The belfry with the clock was built in 1861 by master Kolyu Ficheto. There are eight bells and one metal clapper on it. There was another small bell which was moved near the church in order to warn travellers who were late and to herald the dawn. The biggest bell was cast in Dmitriy Samgin’s foundry in Moscow. This is the third biggest bell in Bulgaria – after the first one in Alexander Nevski Cathedral in Sofia and the second one in the Church-monument in the village of Shipka. It is one metre high, with diameter 1.12 metres and weighs about 725 kg. The fourth and the fifth bells were cast by the same master, and the second one was cast in Andrey Samgin’s foundry. Another one was cast in Moscow in 1879 and still another one in Hungary by Thury E. The rest of the bells have no inscriptions.
Monastery "St. Nativity of Virgin Mary" - Kilifarevo Monastery, Kilifarevo (object N 6)
History information: “St. Nativity of Virgin Mary” Monastery is around 17 km away from the town of Veliko Tarnovo. It was founded in 1348 and was originally built on the northeast hill nearby. Its present location dates back to the 18th century. During the 14th century it was a centre of Hesychasm (a medieval mystical religious doctrine according to which one could reach unity with God by keeping unbroken silence and meditation in solitude). Monks-scholars from Bulgaria, Serbia, Romania and Russia worked there. Some great personalities of that period were educated there: the Bulgarian monk Cyprian, bishop of Moscow; the patriarch of the Bulgarian church Evtimius of Tarnivo; Dionisius, bishop of Moldova; Yosaphat of Bdin (nowadays Vidin), etc.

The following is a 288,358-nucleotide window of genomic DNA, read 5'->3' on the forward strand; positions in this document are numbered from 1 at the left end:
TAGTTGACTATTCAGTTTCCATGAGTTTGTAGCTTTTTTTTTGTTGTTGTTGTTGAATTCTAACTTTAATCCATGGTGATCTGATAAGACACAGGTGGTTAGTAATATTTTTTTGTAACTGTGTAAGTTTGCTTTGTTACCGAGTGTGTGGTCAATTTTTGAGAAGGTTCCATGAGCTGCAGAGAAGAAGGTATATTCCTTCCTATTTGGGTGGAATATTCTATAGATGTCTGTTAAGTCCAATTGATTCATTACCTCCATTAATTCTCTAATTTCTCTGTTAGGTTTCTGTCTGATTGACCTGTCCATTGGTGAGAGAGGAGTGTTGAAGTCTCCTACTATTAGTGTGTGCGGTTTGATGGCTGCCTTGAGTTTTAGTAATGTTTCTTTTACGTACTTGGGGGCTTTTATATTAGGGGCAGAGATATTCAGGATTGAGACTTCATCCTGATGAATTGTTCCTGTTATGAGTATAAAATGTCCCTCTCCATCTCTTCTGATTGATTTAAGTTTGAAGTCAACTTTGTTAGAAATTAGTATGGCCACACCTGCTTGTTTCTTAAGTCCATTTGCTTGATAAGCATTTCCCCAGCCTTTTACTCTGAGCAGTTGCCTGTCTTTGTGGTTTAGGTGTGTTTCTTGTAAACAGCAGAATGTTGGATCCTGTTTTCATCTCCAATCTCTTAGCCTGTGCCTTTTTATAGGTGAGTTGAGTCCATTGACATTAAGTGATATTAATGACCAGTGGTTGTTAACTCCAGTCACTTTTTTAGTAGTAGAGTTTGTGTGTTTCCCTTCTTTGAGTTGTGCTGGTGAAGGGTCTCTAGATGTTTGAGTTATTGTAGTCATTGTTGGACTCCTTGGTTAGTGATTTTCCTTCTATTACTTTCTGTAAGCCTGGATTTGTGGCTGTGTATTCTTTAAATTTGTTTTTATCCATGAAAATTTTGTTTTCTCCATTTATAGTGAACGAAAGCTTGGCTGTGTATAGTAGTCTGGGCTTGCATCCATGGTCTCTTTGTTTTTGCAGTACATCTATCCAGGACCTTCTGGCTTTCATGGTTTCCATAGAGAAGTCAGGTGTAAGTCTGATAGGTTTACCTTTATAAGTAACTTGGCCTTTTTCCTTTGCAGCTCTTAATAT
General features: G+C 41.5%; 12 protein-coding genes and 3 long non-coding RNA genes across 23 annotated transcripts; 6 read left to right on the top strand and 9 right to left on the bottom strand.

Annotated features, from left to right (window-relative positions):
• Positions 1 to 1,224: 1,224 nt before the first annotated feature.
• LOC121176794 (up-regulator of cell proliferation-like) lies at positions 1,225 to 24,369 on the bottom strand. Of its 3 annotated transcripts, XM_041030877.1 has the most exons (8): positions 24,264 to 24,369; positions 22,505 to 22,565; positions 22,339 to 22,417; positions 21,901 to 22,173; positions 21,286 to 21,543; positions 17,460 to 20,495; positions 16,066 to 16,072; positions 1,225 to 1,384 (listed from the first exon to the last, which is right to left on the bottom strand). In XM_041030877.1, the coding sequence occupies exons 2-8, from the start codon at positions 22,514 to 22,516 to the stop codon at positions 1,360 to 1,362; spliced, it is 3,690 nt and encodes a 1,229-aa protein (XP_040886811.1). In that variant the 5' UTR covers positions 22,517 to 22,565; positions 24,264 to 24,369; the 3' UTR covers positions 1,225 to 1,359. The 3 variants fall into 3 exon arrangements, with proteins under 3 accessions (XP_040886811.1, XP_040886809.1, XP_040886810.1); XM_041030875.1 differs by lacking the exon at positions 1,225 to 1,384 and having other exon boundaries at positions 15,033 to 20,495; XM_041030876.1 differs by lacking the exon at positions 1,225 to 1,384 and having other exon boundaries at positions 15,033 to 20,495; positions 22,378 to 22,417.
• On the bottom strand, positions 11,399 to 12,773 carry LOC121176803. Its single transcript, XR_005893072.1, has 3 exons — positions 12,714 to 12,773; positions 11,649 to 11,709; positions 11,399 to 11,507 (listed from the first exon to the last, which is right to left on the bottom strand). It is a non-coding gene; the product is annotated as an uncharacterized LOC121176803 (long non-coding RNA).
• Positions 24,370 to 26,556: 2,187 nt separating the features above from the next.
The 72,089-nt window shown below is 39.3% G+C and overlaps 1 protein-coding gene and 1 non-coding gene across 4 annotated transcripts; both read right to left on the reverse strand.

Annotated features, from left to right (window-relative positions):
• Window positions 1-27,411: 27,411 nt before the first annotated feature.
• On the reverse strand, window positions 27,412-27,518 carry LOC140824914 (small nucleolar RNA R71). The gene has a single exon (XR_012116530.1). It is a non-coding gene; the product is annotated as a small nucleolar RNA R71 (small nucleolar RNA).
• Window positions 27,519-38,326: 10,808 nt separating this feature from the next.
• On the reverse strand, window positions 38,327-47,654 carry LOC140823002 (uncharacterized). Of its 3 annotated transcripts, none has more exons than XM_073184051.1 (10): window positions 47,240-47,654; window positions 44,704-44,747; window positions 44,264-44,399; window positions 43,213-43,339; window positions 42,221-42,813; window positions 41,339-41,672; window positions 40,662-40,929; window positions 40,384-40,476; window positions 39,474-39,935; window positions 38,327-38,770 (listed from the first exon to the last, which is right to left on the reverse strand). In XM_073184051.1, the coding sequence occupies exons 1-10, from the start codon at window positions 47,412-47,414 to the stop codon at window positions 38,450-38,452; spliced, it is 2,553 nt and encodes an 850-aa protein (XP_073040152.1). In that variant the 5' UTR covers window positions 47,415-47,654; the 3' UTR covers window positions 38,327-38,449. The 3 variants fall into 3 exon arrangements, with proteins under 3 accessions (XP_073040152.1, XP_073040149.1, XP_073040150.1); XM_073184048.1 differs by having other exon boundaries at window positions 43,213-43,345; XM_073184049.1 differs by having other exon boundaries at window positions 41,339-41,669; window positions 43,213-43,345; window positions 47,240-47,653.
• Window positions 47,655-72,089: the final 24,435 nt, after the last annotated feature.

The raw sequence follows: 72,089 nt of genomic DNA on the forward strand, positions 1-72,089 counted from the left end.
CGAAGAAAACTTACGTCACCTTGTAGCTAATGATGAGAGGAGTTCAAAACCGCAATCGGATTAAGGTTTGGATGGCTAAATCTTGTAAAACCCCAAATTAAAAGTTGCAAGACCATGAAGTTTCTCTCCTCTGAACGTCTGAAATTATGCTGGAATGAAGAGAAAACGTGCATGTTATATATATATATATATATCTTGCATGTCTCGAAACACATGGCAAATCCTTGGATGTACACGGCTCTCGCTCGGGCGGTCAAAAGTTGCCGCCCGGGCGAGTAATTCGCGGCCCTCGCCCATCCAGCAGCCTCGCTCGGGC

In 1842 master Nikola Fichev built the basilica of St. Demetrius. The thing that makes its iconostases very interesting is the woodcarving and the icons.
The belfry was constructed later. Nowadays there are two bells there. The first one was cast in “Aleksievs’” foundry, the other one dates from 1943. Unfortunately, there is no information when it was cast, nor who ordered the bells.
Monastery "St. Nikola" - Kapinovo Monastery, Kapinovo (object N 7)
Description: The Monastery of Kapinovo is located 18 km away from the town of Veliko Tarnovo and 24 km to the Northwest of the town of Elena near the river Veselina. (more information)
History information: It was founded in 1272 and destroyed by the Ottoman invaders in 1393. It was devastated twice by “kurdjalii” (deserters from the Ottoman army) - in 1630 and in 1793. The monastery was renovated in the 19th century but unfortunately, it was partly destroyed by the earthquake in 1913.
Precious works of Christian art are kept there.
The prospective bishop Sophroni of Vratsa (1739 – 1813) was abbot of the monastery in 1794. It was a famous educational and literary centre in the 1820s.